Wednesday, July 27, 2005

Kattan taihinasso

For those truly interested in the future of Guam, one place to keep track of, is the letter to the editor pages of the Pacific Daily News. There are always several things at work here, and often times they operate at such a commonsensical hegemonic level that they just plain go unnoticed.

First off, as I wrote a few days ago, you can see the media in Guam, doing its work, which is actively articulating what is and is not "American" in Guam, thus certain things which are in the best interests of the paper and that which it represents (US strategic colonial interests) are proudly labelled American, while other things which might conflict or threaten American dominance (whether it be ideological or political) are deftly set aside as not American at all.

Second of all, you can see very powerful sites where common sense is maintained and produced. Commonsense notions connect us to each other, and provides common frames through which we can interact and understand each other. The problem however is that commonsense isn't common in any neutral beautiful shared sense. It is hammered out at different levels with different institutions holding more power than others in its creation. The media itself plays a huge role in this construction. The letters that generally make it onto the editorial page are those which are blessed with the approval of hegemony safe. How can you tell? Well, they are usually those without an argument, without any evidence (other then, a phatic phrase like "you know its true" or "we all know this."). The other day, I saw one such letter. It was written by a haole who claimed in about two or three sentences that Guam had the worst roads he had ever seen. He recounted how he had lived in several places throughout his life and travelled throughout Asia, but never seen any place with roads as bad as Guam's. Then he chastised the people of Guam for their terrible roads. Wanna see how common sense is created? The thing without evidence, is used as evidence and the title of the article, which is made at the discretion of the PDN is the common sense point, which in this instance said "Guam roads worst in the world."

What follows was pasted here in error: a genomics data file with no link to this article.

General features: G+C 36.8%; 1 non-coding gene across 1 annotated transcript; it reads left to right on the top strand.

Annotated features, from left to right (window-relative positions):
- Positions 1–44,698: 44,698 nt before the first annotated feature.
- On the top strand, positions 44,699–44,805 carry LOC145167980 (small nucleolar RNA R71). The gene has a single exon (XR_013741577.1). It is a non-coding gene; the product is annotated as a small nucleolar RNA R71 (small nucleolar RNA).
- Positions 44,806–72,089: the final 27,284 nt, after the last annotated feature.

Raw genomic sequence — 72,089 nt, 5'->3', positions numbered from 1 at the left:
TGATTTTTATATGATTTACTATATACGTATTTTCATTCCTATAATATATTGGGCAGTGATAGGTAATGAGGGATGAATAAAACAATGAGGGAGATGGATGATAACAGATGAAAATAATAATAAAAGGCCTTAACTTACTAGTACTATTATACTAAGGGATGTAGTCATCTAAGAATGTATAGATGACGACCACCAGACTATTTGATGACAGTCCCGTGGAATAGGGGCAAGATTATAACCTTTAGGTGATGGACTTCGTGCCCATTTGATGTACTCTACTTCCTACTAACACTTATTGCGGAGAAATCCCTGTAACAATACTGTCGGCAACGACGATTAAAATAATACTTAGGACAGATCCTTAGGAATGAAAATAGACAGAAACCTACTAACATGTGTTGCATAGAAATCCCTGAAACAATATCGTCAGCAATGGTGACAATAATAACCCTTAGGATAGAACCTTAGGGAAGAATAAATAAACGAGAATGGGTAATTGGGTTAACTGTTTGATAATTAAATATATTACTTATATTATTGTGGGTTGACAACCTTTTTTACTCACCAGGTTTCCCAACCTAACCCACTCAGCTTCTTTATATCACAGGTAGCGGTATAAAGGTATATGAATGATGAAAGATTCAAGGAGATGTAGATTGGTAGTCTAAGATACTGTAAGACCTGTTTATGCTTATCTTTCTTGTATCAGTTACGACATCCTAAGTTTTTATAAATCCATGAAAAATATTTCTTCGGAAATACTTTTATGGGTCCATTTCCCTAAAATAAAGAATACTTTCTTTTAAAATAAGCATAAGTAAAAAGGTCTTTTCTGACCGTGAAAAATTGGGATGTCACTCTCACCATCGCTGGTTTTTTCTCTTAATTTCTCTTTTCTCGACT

Third, you can see the ways in which authority is vested in a colonial space, with certain voices or figures. Who are the people who's letters become editorials, at what point does a hack letter writer suddenly become a regular contributor or an columnist? Joe Murphy, as the aged, wizened, dorky haole who can't help but (oh how pathetically lame) "tell it like it is." Then there is someone like Tony Sanchez, who merely reproduces things out of his father's texts or just scratches tiny pieces of culture for folks and then passes them off as deep tantric journies. Norman Analista, who represents the model Filipino, who is proud to be Guamanian American, which I could probably spend the next three hours typing about how strange such a construction is. God forbid the PDN should ever get someone in the editorial columns who is not a cheap Americanized version of what they are claiming to be. Let's see, you've got the model minority, the old "greatest generation" fart, the cultural guru.

Of the half of dozen letters I've had published in the PDN, only one of them has been called an "editorial." That one was on the military draft, and I guess it matched the interests of the PDN enough so that they vested it with the authority of an editorial, as opposed to putting it next to a letter that says that Guam as the worst roads in the world. The reason why that one was chosen? Most likely because it could be read as one of those disappointed love letters that Chamorros (in particular those who have served in the military, would write, speak or live, to the United States). Something along the lines of, "we are the most patriotic people in the world, yet we can't vote, and look, despite our patriotism, we aren't equal and can be drafted. That's wrong, we should be treated like real Americans!"

That of course was not the intention of my letter, but that is what happens with most of the radical tinige' I put out there. If the damage to the psyche of the reader is just too much. Then it can easily be repressed and read in such a way.

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